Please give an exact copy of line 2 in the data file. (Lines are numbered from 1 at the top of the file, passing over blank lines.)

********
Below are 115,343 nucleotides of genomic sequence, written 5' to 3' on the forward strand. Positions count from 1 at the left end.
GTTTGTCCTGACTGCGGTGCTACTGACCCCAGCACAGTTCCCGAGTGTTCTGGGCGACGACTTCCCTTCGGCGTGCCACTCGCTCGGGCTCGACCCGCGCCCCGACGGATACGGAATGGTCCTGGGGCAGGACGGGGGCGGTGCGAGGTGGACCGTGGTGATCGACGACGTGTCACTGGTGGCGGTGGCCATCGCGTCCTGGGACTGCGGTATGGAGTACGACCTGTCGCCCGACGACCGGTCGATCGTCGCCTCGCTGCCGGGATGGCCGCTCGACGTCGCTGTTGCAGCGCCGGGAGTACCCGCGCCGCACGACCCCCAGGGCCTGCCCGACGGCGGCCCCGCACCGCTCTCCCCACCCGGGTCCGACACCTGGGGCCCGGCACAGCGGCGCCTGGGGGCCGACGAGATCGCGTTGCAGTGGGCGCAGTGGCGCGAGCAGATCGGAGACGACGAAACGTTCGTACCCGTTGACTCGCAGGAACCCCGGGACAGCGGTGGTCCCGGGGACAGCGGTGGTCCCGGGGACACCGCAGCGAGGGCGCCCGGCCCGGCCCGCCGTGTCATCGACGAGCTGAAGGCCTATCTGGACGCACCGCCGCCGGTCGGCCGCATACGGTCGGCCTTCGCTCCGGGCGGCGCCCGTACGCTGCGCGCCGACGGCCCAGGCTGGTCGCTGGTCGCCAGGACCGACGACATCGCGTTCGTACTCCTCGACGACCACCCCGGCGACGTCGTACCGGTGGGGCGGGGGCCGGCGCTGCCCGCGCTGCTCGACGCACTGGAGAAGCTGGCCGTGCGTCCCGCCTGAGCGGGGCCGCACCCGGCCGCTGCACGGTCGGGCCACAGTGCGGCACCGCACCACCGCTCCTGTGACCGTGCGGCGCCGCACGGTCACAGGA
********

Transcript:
GTTTGTCCTGACTGCGGTGCTACTGACCCCAGCACAGTTCCCGAGTGTTCTGGGCGACGACTTCCCTTCGGCGTGCCACTCGCTCGGGCTCGACCCGCGCCCCGACGGATACGGAATGGTCCTGGGGCAGGACGGGGGCGGTGCGAGGTGGACCGTGGTGATCGACGACGTGTCACTGGTGGCGGTGGCCATCGCGTCCTGGGACTGCGGTATGGAGTACGACCTGTCGCCCGACGACCGGTCGATCGTCGCCTCGCTGCCGGGATGGCCGCTCGACGTCGCTGTTGCAGCGCCGGGAGTACCCGCGCCGCACGACCCCCAGGGCCTGCCCGACGGCGGCCCCGCACCGCTCTCCCCACCCGGGTCCGACACCTGGGGCCCGGCACAGCGGCGCCTGGGGGCCGACGAGATCGCGTTGCAGTGGGCGCAGTGGCGCGAGCAGATCGGAGACGACGAAACGTTCGTACCCGTTGACTCGCAGGAACCCCGGGACAGCGGTGGTCCCGGGGACAGCGGTGGTCCCGGGGACACCGCAGCGAGGGCGCCCGGCCCGGCCCGCCGTGTCATCGACGAGCTGAAGGCCTATCTGGACGCACCGCCGCCGGTCGGCCGCATACGGTCGGCCTTCGCTCCGGGCGGCGCCCGTACGCTGCGCGCCGACGGCCCAGGCTGGTCGCTGGTCGCCAGGACCGACGACATCGCGTTCGTACTCCTCGACGACCACCCCGGCGACGTCGTACCGGTGGGGCGGGGGCCGGCGCTGCCCGCGCTGCTCGACGCACTGGAGAAGCTGGCCGTGCGTCCCGCCTGAGCGGGGCCGCACCCGGCCGCTGCACGGTCGGGCCACAGTGCGGCACCGCACCACCGCTCCTGTGACCGTGCGGCGCCGCACGGTCACAGGA